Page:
To be fair, Bradbury grew up in a different world than we live in now. He rented a typewriter at UCLA to compose Fahrenheit 451, at the rate of a dime every thirty minutes. He loved libraries, and the feel, scent, and weight of hardcopy books. Libraries were all physical, unlike today, where much knowledge can be accessed online. You’d think a writer, especially one who wrote science fiction, would appreciate such informational access. Bradbury comes across as a curmudgeon instead, though he did have his own website in the last few years of his life. Still, he remained critical of this amazing digital tool, one that can be accessed literally anywhere you can receive a satellite signal. Many writers also consider it a bane, complaining about trying to get work done while posting on Facebook.
As a writer, I’ve found the internet indispensable. Submitting stories via email and website forms is far more economic and faster than snail mail. All of my acceptances have been due to this easy connectivity. I’m just as proud of my first fiction sale as I’m sure Bradbury was of his. I wouldn’t have gotten novels accepted were it not for the internet. It’s not the medium that counts. Sure, I love to walk into a book store, inhale the scent of unread volumes, feel the pages between my fingers, enjoy the weight of a hardcover in my hand. But I don’t read and write to experience those sensations. Those things are ephemeral, really. What matters is your story, your work. With the internet, that work can reach more people than ever before.
Bradbury feared that more screens and more internet meant less reading. For some, this is true, but these people probably didn’t read much to begin with. Then there’s writers who seem more focused on posting self-promoting snippets on Twitter than actually composing a new piece. Or the ones who crow about writing a mere 500 words that day, as if that were an accomplishment, then make twenty posts on Facebook they’ll forget about in a week. I understand some people may only have time to wrench out 500 words from their brain that day. Part of being a successful writer is knowing how to manage one’s time. To make the most of the all-too short period when your mind in wrapped in your fiction. Like anything else, you’ll do it if you really want to.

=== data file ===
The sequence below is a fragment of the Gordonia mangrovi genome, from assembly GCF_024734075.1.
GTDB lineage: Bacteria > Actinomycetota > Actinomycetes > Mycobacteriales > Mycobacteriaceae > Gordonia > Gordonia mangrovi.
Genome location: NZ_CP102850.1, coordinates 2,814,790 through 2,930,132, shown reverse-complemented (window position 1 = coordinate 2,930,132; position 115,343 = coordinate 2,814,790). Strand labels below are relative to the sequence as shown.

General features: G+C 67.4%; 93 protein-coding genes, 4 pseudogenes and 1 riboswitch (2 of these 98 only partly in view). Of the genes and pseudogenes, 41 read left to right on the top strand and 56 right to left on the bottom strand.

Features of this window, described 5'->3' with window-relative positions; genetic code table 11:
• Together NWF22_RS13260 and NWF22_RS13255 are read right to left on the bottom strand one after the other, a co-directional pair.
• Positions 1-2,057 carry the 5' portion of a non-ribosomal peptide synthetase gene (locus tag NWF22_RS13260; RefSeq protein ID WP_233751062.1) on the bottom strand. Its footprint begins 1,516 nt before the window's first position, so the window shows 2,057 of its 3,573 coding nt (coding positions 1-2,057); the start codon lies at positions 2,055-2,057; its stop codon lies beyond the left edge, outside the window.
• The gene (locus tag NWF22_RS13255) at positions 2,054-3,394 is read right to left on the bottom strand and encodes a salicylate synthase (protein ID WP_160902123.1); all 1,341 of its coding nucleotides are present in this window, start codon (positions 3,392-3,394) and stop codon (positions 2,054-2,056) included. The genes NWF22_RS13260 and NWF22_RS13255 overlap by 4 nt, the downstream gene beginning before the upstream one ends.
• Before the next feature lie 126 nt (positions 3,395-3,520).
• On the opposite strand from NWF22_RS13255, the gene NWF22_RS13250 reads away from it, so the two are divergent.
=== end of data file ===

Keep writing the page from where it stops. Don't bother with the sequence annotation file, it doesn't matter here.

Logging out of Facebook or other sites and services is a no-brainer when you’re writing, but one needn’t become a short-term Luddite and turn off every device in the house. For me, the internet and my devices augment my writing experience. Typically, when I write, I have research books opened on the counter, maps spread out, Wikipedia up on the web browser, a Dictionary.com app open on my phone, and atmospheric music playing from the computer. Oftentimes I’ll still grab my hardcopy of the Oxford Thesaurus. And if I’m writing anything about the Late Bronze Age, you bet your ass my books by Nancy K. Sandars and Manuel Robbins are there on my desk. All of this while I type away at the manuscript. Desperate to fill that blank page: the true enemy of the writer, not technology.
This may not work for everyone. The addiction to Facebook can be great, and receiving constant notifications or texts are annoying when you’re in the middle of writing one hell of a sex scene. It’s best to use what you need, and tune out the rest. Do I require all of these tools to write? Of course not. Sometimes, late at night, I write in silence, without any device at my disposal. Other times, I compose a few hundred words on my phone or tablet while away from my comfortable writing lair. I can then upload that to a cloud drive, email it, or share it with fellow writers via social media. Kinda hard to do that with a traditional notepad and pen. Plus, ape scrawls are more legible than my handwriting. But each to their own.
So, yeah, Ray Bradbury was wrong—but only regarding those of us who accept what the 21st century has to offer. Many authors still use a typewriter, write drafts in notebooks, refuse to buy ebooks. That’s their prerogative. You’ll never hear me criticize them. Ray Bradbury was wrong to criticize people like me, who are using these tools to benefit my creations, not clog my mind with bullshit. People were cramming their heads with nonsense before the internet, even before television, so that’s won’t cease anytime soon. That’s what is great about being an author right now. There’s more choices, more markets, more tools. More readers, believe it or not. Shun them at your own risk.